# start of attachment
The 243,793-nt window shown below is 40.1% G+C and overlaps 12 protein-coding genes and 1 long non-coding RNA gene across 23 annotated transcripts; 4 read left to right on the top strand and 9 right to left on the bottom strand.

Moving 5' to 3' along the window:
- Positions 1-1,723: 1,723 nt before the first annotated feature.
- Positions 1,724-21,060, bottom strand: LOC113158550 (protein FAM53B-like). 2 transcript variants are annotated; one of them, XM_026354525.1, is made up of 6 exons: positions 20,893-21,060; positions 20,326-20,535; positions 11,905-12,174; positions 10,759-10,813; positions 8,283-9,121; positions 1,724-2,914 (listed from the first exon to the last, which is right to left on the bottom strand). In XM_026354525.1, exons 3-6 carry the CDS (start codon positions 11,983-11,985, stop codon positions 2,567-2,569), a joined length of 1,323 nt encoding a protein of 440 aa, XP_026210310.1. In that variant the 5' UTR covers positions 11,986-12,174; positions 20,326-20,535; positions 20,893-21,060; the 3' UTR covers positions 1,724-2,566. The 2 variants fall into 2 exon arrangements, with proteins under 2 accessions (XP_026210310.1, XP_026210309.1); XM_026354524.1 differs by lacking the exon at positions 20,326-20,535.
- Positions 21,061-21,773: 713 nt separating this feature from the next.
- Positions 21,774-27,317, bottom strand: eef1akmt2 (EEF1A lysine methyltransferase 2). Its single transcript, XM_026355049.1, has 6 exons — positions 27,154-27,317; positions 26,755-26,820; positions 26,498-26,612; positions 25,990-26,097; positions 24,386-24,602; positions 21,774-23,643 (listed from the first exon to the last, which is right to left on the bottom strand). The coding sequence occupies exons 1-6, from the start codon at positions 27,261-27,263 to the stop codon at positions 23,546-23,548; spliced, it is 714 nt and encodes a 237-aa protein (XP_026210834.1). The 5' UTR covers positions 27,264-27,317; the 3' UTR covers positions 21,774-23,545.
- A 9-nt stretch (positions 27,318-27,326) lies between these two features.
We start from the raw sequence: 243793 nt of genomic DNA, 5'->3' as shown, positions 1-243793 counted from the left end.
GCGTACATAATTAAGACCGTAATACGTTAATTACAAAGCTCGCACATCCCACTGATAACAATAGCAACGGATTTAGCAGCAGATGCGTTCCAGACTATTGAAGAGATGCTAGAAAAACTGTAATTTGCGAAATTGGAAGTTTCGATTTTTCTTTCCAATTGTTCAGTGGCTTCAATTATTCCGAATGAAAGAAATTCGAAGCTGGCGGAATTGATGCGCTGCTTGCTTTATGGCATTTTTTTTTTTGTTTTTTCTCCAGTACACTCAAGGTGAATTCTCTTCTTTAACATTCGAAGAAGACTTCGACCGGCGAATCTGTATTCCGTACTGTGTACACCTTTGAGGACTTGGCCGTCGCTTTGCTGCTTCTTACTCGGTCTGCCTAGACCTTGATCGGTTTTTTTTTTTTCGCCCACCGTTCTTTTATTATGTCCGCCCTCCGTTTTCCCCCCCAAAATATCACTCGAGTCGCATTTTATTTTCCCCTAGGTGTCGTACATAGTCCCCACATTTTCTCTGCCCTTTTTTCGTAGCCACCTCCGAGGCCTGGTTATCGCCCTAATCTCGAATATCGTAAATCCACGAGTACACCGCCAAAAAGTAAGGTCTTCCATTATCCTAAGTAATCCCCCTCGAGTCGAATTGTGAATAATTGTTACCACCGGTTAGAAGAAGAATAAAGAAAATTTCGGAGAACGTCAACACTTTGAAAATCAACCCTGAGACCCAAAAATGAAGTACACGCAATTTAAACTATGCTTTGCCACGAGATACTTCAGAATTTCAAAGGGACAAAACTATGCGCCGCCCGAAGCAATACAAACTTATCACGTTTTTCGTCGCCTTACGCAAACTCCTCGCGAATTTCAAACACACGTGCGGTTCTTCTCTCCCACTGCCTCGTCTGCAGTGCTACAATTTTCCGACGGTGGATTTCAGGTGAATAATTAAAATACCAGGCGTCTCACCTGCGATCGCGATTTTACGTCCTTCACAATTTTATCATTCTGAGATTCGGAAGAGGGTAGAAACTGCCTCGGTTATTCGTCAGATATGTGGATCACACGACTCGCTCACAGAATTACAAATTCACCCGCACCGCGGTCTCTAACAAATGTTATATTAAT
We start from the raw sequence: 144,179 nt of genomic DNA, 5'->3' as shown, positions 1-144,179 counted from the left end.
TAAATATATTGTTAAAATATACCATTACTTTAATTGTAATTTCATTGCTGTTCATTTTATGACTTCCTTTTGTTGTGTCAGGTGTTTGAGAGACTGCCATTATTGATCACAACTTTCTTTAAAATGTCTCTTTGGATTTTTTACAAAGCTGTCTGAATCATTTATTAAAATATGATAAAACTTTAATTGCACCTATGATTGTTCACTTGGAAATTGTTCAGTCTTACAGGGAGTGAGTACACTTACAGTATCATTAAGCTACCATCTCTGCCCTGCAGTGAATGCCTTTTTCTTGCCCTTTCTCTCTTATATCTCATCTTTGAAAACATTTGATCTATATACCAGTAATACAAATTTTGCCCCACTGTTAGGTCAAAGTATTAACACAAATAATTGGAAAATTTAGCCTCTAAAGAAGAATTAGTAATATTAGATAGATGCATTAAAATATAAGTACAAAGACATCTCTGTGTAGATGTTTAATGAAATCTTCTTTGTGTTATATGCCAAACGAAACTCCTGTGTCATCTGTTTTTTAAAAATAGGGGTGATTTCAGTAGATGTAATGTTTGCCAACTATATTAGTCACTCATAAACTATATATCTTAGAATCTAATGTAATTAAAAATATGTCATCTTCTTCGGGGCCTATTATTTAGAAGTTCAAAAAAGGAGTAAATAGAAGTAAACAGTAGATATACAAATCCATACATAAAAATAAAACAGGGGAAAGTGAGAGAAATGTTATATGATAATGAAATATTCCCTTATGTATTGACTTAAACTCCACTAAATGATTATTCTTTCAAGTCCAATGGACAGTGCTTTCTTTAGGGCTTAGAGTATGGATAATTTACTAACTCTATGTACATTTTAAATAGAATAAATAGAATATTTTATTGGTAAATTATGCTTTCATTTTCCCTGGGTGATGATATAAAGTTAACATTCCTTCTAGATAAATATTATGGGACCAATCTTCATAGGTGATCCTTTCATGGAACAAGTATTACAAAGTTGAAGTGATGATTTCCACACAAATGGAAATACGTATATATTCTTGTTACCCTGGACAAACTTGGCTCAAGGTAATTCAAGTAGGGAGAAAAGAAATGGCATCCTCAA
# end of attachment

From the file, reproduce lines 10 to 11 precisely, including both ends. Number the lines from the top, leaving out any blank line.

We start from the raw sequence: 144,179 nt of genomic DNA, 5'->3' as shown, positions 1-144,179 counted from the left end.
TAAATATATTGTTAAAATATACCATTACTTTAATTGTAATTTCATTGCTGTTCATTTTATGACTTCCTTTTGTTGTGTCAGGTGTTTGAGAGACTGCCATTATTGATCACAACTTTCTTTAAAATGTCTCTTTGGATTTTTTACAAAGCTGTCTGAATCATTTATTAAAATATGATAAAACTTTAATTGCACCTATGATTGTTCACTTGGAAATTGTTCAGTCTTACAGGGAGTGAGTACACTTACAGTATCATTAAGCTACCATCTCTGCCCTGCAGTGAATGCCTTTTTCTTGCCCTTTCTCTCTTATATCTCATCTTTGAAAACATTTGATCTATATACCAGTAATACAAATTTTGCCCCACTGTTAGGTCAAAGTATTAACACAAATAATTGGAAAATTTAGCCTCTAAAGAAGAATTAGTAATATTAGATAGATGCATTAAAATATAAGTACAAAGACATCTCTGTGTAGATGTTTAATGAAATCTTCTTTGTGTTATATGCCAAACGAAACTCCTGTGTCATCTGTTTTTTAAAAATAGGGGTGATTTCAGTAGATGTAATGTTTGCCAACTATATTAGTCACTCATAAACTATATATCTTAGAATCTAATGTAATTAAAAATATGTCATCTTCTTCGGGGCCTATTATTTAGAAGTTCAAAAAAGGAGTAAATAGAAGTAAACAGTAGATATACAAATCCATACATAAAAATAAAACAGGGGAAAGTGAGAGAAATGTTATATGATAATGAAATATTCCCTTATGTATTGACTTAAACTCCACTAAATGATTATTCTTTCAAGTCCAATGGACAGTGCTTTCTTTAGGGCTTAGAGTATGGATAATTTACTAACTCTATGTACATTTTAAATAGAATAAATAGAATATTTTATTGGTAAATTATGCTTTCATTTTCCCTGGGTGATGATATAAAGTTAACATTCCTTCTAGATAAATATTATGGGACCAATCTTCATAGGTGATCCTTTCATGGAACAAGTATTACAAAGTTGAAGTGATGATTTCCACACAAATGGAAATACGTATATATTCTTGTTACCCTGGACAAACTTGGCTCAAGGTAATTCAAGTAGGGAGAAAAGAAATGGCATCCTCAA